Aardman Nathan Love has had a busy holiday season this year, especially when it comes to projects that evoke a stop-motion aesthetic.
One recent project, which is all-cg but with a distinctive stop motion look and feel, is a spot for Sprite Cranberry called ‘Thirstiest Time of the Year.’ It stars basketballer LeBron James who returns home for the holidays amid a slew of mini-disasters. Rapper D.R.A.M. also features.
Cartoon Brew asked Aardman Nathan Love founder and executive creative director Joe Burrascano, who helmed the spot, how it was pulled off in just seven weeks, how they rendered the likeness of James, and how the studio tapped into a stop motion aesthetic.
Telling a holiday tale, in CG
Agency Wieden+Kennedy was looking for a style of clay animation in the vein of classics such as Aardman’s Wallace and Gromit for the spot. Inspiration also came from the classic stop-mo Rankin/Bass holiday specials, but, said Burrascano, “with a contemporary take.” LeBron James was always imagined as being at the center of a world of family gathering-related disasters.
“Besides turning in a compelling rendition of LeBron,” noted Burrascano, “I believe it was our story that really won the agency over. We were able to capture all of these disastrous holiday moments in a humorous and relatable way, which really paved the way for LeBron and Sprite Cranberry to save the day.”
But why go with cg when the brief was also to have a stop motion feel? Burrascano says “the question of stop motion versus cg was brought up early in our conversations with the agency. We put forward the idea of sending the project to the stop motion team in Bristol, but after talking through time constraints and practical implications of working with celebrity talent, we came to the conclusion that cg was the most practical way to go. Plus, our team of artists were really passionate about the project and uniquely suited for the challenge.”
Time pressures were indeed a major reason to go cg. The team only had seven weeks of production from start to finish, including design and story development. “On top of that, we had to feature two celebrities in the spot, one of which wasn’t selected until the third week of production,” said Burrascano. “Getting both of them to sign-off on their likenesses, as well as the story and their animation, required the type of flexibility that could only be afforded in cg.”
Going with cg probably turned out to be the right approach. Just one week before delivery, a main character had a complete wardrobe change, which meant Aardman Nathan Love had to rebuild the clothing and apply it to the existing animation, something that would have been far harder to turn around with a stop motion puppet.
Character designs and the making of LeBron James
Since James was key to the spot, the studio embarked on early designs for his character. Artists sculpted his likeness digitally, as well as building a real-life maquette. “We always look for real-world reference to inform our digital process,” said Burrascano. “In this case, creating a practical maquette of LeBron felt like the only way to faithfully understand and create the look we were after.”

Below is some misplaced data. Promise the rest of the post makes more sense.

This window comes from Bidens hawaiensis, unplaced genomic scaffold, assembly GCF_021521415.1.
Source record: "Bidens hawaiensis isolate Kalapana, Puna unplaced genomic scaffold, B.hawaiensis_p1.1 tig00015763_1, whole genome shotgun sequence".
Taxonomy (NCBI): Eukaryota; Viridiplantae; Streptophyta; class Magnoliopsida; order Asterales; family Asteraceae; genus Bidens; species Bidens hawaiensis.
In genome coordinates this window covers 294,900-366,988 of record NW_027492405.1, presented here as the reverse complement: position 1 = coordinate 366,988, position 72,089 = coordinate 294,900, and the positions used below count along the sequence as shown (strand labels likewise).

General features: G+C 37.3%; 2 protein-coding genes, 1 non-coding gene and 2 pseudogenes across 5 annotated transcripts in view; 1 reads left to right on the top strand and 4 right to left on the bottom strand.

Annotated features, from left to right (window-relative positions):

The maquette was crafted out of clay. Details inherent in that process, such as paint strokes and tool marks, were then incorporated in the final cg sculpt. Of course, James was only one of 18 characters in the spot. After two weeks of story development, Aardman Nathan Love set about designing the characters in-house before splitting up design tasks among several artists, including external ones.
“The heads, for example, were all handled by one artist, remotely from Brazil,” said Burrascano. “The bodies were a bit more complex. Because of the tight timeline, we had a team in Spain build a complete set of previs-level characters, in order to keep the pipeline moving and give us base models to begin detailing. From there we had our team divide the remaining tasks even further – detailing sweaters, refining materials, and assembling each of the characters for a final level of quality control and consistency.”
Thank goodness for sweaters
An animatic and previsualization of the entire spot helped inform the final animation process. Character and set builds were also done concurrently, along with tons of designs for the house, Christmas decorations, and food. In animation, the stop motion aesthetic then governed the approach. Although they could do anything in cg, animators tried to remain within the spirit of what could be achieved with clay animation.
“The biggest challenge in emulating the stop-motion aesthetic in cg isn’t just working with a lower frame rate, using depth of field, or even adding the intentional imperfections,” said Burrascano. “To me, the biggest challenge is putting the same amount of craftsmanship, artistry, and attention to detail into our digital process as our practical peers put into theirs.”
“Some aspects that come inherent with the traditional process, such as fibers on clothing and cloth-based materials, or fingerprints and brushstrokes on a clay surface, require special consideration in ours,” added Burrascano.
“In this case, we were challenged and lucky to have so many characters wearing sweaters. This detail, done well, actually helps sell the tangible quality of the objects, and creates textural contrast with the pseudo hand-sculpted quality of the characters’ heads and hands.”